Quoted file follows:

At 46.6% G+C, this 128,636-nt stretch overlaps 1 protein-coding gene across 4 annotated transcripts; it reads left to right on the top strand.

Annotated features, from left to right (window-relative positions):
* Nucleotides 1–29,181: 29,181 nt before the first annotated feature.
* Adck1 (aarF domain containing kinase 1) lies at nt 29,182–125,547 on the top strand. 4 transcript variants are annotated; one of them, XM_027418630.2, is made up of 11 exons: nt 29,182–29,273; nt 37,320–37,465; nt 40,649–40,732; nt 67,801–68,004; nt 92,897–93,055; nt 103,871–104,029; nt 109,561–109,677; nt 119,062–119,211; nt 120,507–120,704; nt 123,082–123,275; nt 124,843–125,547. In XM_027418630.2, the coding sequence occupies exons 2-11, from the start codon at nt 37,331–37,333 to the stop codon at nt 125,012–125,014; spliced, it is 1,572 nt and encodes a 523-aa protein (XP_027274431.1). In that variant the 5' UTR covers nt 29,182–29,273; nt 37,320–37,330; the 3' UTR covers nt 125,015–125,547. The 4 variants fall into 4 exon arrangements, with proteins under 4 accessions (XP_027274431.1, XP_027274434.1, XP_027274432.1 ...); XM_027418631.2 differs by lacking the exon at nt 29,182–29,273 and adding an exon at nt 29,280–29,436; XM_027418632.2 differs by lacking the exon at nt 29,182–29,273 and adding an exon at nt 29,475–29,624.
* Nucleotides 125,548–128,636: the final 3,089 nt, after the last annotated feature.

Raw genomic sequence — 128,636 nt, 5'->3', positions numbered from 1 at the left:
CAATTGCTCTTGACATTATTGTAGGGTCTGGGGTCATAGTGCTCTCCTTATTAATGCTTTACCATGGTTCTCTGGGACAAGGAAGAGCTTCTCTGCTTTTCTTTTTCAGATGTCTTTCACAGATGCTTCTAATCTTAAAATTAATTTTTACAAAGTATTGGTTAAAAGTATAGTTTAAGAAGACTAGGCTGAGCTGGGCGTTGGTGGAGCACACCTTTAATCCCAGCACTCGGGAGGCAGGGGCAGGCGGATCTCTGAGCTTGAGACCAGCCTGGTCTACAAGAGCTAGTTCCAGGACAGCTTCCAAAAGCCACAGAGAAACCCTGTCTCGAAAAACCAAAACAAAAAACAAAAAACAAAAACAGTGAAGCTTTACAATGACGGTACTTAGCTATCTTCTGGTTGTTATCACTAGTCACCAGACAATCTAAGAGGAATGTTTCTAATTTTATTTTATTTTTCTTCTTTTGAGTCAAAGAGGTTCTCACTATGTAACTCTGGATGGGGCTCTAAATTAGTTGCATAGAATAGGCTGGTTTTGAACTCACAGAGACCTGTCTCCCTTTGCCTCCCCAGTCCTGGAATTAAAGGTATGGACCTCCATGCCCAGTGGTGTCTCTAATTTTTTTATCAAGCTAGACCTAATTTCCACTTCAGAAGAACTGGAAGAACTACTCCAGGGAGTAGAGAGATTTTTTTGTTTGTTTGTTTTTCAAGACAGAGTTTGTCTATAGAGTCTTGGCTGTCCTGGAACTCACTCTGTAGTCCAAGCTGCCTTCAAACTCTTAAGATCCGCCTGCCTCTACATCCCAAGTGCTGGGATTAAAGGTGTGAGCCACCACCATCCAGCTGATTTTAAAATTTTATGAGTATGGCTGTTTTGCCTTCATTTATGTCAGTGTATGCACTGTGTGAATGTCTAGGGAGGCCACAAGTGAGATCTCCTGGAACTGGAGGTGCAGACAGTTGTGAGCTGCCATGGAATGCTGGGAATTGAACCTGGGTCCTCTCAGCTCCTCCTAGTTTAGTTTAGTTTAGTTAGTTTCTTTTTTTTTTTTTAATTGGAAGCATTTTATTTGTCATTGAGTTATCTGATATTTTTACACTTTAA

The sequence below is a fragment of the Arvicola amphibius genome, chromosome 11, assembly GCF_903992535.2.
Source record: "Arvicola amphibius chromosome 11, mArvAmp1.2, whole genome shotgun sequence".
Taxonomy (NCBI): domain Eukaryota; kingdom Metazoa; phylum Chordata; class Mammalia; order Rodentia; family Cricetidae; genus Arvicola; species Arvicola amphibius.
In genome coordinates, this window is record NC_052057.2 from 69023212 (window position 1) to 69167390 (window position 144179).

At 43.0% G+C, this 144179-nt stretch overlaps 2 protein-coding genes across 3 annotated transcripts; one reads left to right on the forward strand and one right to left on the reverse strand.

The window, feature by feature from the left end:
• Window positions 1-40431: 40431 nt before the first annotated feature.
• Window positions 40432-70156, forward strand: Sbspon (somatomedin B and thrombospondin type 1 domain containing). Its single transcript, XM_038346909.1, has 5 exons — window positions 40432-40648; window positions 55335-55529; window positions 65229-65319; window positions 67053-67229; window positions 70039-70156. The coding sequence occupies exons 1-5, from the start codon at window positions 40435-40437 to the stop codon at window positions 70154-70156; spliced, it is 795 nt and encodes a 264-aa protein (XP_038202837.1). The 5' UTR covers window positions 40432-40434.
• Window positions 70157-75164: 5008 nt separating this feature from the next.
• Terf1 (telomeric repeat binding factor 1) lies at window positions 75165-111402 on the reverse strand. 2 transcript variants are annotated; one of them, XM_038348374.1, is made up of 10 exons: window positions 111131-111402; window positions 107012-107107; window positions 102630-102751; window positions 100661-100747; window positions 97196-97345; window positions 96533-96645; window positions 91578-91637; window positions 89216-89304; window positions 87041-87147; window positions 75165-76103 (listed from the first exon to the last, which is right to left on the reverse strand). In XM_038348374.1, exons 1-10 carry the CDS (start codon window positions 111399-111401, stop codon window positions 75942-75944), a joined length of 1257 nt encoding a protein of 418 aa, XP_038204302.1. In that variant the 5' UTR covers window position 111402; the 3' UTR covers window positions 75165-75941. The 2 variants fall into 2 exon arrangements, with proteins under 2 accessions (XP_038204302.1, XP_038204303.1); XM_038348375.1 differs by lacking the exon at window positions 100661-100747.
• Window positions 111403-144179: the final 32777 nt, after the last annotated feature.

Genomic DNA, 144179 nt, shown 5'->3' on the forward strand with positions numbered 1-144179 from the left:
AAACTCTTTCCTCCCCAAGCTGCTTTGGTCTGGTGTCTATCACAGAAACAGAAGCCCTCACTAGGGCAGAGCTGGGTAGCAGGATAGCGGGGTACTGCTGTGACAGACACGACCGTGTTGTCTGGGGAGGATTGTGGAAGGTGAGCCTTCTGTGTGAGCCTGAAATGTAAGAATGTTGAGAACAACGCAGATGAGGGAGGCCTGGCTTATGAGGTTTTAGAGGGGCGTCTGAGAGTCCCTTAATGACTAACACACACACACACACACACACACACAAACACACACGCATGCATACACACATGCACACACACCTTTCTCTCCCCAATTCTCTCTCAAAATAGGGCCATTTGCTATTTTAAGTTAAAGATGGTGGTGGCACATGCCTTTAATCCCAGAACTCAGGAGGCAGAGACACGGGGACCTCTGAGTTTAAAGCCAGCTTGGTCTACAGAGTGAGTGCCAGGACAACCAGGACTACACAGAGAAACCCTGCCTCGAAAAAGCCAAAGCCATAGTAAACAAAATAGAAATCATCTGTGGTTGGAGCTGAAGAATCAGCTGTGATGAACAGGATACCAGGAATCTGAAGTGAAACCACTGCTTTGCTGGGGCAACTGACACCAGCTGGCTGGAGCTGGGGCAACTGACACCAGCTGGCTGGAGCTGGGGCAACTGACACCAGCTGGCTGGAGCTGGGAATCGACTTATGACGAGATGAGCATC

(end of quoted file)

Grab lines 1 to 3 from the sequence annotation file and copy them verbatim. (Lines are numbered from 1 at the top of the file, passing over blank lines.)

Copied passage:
At 46.6% G+C, this 128,636-nt stretch overlaps 1 protein-coding gene across 4 annotated transcripts; it reads left to right on the top strand.

Annotated features, from left to right (window-relative positions):
* Nucleotides 1–29,181: 29,181 nt before the first annotated feature.